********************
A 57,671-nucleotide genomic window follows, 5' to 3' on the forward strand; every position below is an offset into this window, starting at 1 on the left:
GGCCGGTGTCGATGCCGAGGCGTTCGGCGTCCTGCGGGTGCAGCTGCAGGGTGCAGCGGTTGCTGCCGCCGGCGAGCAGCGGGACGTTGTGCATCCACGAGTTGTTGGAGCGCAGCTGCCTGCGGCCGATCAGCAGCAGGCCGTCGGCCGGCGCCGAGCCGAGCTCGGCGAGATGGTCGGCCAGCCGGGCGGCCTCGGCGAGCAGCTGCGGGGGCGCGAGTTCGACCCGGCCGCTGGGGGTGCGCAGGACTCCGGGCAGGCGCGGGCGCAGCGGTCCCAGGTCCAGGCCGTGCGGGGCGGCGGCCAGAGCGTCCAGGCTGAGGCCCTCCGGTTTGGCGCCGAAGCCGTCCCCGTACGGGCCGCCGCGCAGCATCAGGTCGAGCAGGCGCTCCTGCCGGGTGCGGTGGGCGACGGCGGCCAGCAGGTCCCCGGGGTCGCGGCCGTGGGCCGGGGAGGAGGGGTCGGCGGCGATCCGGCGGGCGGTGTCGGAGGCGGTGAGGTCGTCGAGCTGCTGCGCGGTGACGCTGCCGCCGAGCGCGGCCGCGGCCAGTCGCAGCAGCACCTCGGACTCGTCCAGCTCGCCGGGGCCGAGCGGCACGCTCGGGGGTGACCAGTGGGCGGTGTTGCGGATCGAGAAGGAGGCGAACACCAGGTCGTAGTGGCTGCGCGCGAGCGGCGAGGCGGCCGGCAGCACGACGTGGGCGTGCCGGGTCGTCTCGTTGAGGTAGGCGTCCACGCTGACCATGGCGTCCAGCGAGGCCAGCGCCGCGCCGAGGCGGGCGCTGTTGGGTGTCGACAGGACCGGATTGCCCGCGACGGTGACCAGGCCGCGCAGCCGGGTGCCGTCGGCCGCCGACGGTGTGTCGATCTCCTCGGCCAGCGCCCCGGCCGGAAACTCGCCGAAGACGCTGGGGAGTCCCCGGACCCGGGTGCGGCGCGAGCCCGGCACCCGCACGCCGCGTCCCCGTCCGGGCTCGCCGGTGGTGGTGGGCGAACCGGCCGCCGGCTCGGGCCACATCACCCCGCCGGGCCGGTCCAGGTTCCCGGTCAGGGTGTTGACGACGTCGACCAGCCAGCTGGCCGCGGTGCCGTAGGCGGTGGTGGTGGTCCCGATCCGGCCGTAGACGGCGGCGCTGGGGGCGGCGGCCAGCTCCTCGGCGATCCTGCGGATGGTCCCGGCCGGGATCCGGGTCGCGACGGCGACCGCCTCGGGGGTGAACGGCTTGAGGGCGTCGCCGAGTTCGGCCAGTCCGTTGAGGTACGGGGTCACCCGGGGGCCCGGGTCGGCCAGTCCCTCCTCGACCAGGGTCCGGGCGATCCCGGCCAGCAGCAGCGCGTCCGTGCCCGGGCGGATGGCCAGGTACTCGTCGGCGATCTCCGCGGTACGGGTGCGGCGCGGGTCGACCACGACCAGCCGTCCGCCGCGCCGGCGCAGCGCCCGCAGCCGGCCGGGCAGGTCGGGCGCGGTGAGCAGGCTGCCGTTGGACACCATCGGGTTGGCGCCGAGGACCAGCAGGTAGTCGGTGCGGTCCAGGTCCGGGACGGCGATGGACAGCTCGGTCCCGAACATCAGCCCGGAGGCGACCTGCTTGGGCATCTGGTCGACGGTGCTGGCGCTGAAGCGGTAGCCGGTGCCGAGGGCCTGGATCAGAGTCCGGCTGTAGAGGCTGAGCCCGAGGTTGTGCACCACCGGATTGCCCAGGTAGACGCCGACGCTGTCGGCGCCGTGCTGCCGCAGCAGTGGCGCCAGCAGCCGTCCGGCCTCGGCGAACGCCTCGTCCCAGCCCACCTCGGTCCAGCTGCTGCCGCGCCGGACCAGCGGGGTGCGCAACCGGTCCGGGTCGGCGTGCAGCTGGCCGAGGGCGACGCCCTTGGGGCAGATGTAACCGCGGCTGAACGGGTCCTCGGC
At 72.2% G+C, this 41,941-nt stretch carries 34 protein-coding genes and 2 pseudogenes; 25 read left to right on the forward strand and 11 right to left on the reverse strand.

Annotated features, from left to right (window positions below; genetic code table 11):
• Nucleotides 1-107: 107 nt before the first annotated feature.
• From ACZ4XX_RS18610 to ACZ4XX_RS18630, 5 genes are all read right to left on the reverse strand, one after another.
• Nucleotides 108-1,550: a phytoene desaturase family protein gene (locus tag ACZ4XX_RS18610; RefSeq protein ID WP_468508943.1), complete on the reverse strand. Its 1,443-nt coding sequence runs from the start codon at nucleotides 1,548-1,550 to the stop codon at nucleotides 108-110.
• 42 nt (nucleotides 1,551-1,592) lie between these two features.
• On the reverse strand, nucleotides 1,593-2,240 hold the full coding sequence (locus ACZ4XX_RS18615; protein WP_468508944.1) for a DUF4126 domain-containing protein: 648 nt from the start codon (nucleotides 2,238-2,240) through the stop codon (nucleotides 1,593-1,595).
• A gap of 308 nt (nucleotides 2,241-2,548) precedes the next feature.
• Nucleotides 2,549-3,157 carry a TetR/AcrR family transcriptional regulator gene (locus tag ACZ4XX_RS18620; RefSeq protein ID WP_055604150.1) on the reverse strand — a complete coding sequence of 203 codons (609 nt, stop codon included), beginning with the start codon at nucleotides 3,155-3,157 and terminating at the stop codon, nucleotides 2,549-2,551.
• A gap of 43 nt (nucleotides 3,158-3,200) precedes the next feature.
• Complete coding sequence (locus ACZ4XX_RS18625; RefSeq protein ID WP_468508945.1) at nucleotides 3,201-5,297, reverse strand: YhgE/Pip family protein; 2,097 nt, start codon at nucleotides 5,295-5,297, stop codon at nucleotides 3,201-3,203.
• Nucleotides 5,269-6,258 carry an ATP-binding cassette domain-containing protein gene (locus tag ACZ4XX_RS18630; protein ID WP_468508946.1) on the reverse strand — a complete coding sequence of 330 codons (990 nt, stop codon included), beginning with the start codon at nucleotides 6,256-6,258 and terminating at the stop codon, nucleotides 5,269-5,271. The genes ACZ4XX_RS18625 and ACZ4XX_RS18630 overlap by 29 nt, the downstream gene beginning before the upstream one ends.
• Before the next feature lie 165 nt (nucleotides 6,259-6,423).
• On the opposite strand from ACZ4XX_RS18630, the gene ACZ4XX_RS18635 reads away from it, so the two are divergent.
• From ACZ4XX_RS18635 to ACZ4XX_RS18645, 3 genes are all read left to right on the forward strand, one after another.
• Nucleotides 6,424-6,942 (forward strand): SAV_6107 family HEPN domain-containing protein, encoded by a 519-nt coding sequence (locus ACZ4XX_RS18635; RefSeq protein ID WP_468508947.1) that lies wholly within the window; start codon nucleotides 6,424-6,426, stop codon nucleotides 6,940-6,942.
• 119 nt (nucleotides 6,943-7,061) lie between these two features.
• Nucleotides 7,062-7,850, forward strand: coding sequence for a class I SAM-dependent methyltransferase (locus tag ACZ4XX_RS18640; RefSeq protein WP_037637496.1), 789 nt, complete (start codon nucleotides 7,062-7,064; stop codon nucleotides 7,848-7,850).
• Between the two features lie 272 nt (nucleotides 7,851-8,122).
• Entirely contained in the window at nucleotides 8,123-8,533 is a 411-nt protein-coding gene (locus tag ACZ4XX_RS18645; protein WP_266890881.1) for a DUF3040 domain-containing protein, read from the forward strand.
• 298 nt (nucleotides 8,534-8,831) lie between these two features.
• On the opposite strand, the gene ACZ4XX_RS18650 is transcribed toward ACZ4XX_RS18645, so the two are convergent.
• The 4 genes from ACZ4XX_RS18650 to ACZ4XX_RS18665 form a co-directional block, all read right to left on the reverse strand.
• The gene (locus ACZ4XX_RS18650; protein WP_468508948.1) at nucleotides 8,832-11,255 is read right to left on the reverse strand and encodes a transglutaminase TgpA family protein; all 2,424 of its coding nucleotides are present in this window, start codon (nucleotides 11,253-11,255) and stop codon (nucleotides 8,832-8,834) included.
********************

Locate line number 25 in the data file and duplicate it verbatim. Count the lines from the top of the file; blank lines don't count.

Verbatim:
• The 4 genes from ACZ4XX_RS18650 to ACZ4XX_RS18665 form a co-directional block, all read right to left on the reverse strand.